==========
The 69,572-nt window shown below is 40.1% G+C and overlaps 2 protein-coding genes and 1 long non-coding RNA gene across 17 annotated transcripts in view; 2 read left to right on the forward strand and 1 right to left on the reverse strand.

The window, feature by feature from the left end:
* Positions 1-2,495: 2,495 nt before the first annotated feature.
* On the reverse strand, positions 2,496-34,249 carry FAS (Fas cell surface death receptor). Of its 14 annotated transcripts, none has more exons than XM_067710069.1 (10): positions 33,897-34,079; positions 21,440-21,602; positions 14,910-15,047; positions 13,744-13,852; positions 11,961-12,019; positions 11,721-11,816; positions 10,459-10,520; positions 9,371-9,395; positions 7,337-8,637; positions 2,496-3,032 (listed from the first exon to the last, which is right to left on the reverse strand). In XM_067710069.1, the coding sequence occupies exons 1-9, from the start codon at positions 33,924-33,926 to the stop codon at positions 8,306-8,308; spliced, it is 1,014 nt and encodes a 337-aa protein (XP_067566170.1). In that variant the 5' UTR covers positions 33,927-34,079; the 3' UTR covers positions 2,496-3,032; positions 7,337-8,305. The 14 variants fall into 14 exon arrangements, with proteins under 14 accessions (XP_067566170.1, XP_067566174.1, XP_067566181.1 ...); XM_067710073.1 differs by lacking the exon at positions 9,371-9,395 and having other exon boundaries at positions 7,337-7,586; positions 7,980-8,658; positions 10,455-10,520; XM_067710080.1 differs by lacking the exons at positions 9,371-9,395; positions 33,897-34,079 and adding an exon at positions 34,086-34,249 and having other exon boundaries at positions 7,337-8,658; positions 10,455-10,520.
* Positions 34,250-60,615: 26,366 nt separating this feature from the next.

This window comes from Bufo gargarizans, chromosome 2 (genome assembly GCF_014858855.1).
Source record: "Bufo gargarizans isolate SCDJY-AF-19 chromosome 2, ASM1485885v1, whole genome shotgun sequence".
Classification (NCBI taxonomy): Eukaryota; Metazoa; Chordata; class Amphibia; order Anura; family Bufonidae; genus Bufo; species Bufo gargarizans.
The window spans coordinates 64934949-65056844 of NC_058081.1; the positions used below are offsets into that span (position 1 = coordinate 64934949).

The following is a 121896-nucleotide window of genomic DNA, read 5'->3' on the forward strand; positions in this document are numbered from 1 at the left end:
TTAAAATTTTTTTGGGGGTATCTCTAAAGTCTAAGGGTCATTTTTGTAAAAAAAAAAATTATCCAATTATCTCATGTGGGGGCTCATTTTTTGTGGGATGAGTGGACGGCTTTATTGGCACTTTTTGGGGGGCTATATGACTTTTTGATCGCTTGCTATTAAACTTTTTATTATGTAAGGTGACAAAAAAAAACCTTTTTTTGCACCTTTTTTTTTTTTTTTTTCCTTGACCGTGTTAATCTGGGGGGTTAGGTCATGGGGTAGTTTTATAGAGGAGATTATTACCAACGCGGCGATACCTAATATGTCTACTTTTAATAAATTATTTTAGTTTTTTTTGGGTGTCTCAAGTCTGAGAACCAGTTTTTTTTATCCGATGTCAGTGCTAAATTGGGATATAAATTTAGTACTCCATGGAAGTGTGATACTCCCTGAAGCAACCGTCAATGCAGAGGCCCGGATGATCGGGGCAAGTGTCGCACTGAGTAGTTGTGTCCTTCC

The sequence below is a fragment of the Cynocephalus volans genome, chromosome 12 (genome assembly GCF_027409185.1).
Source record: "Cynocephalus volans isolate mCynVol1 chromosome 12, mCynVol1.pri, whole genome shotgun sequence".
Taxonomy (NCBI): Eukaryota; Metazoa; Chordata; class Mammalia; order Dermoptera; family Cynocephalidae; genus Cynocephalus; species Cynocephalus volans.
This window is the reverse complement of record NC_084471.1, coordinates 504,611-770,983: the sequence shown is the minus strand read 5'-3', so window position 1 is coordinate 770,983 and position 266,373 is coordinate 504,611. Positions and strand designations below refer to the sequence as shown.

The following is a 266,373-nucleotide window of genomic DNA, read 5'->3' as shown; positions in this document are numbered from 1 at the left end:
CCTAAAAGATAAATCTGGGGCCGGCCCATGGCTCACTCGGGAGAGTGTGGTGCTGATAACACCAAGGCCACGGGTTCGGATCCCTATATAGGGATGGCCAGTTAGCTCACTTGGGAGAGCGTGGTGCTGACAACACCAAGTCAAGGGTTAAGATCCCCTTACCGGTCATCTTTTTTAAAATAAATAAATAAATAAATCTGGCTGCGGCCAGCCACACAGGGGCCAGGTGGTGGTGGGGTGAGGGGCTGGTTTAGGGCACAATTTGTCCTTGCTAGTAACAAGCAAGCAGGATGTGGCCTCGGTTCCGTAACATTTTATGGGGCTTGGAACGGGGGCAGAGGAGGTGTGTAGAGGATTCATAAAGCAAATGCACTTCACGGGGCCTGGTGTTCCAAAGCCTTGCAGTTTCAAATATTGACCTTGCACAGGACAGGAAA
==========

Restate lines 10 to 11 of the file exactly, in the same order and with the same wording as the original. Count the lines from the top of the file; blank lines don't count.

The following is a 121896-nucleotide window of genomic DNA, read 5'->3' on the forward strand; positions in this document are numbered from 1 at the left end:
TTAAAATTTTTTTGGGGGTATCTCTAAAGTCTAAGGGTCATTTTTGTAAAAAAAAAAATTATCCAATTATCTCATGTGGGGGCTCATTTTTTGTGGGATGAGTGGACGGCTTTATTGGCACTTTTTGGGGGGCTATATGACTTTTTGATCGCTTGCTATTAAACTTTTTATTATGTAAGGTGACAAAAAAAAACCTTTTTTTGCACCTTTTTTTTTTTTTTTTTCCTTGACCGTGTTAATCTGGGGGGTTAGGTCATGGGGTAGTTTTATAGAGGAGATTATTACCAACGCGGCGATACCTAATATGTCTACTTTTAATAAATTATTTTAGTTTTTTTTGGGTGTCTCAAGTCTGAGAACCAGTTTTTTTTATCCGATGTCAGTGCTAAATTGGGATATAAATTTAGTACTCCATGGAAGTGTGATACTCCCTGAAGCAACCGTCAATGCAGAGGCCCGGATGATCGGGGCAAGTGTCGCACTGAGTAGTTGTGTCCTTCC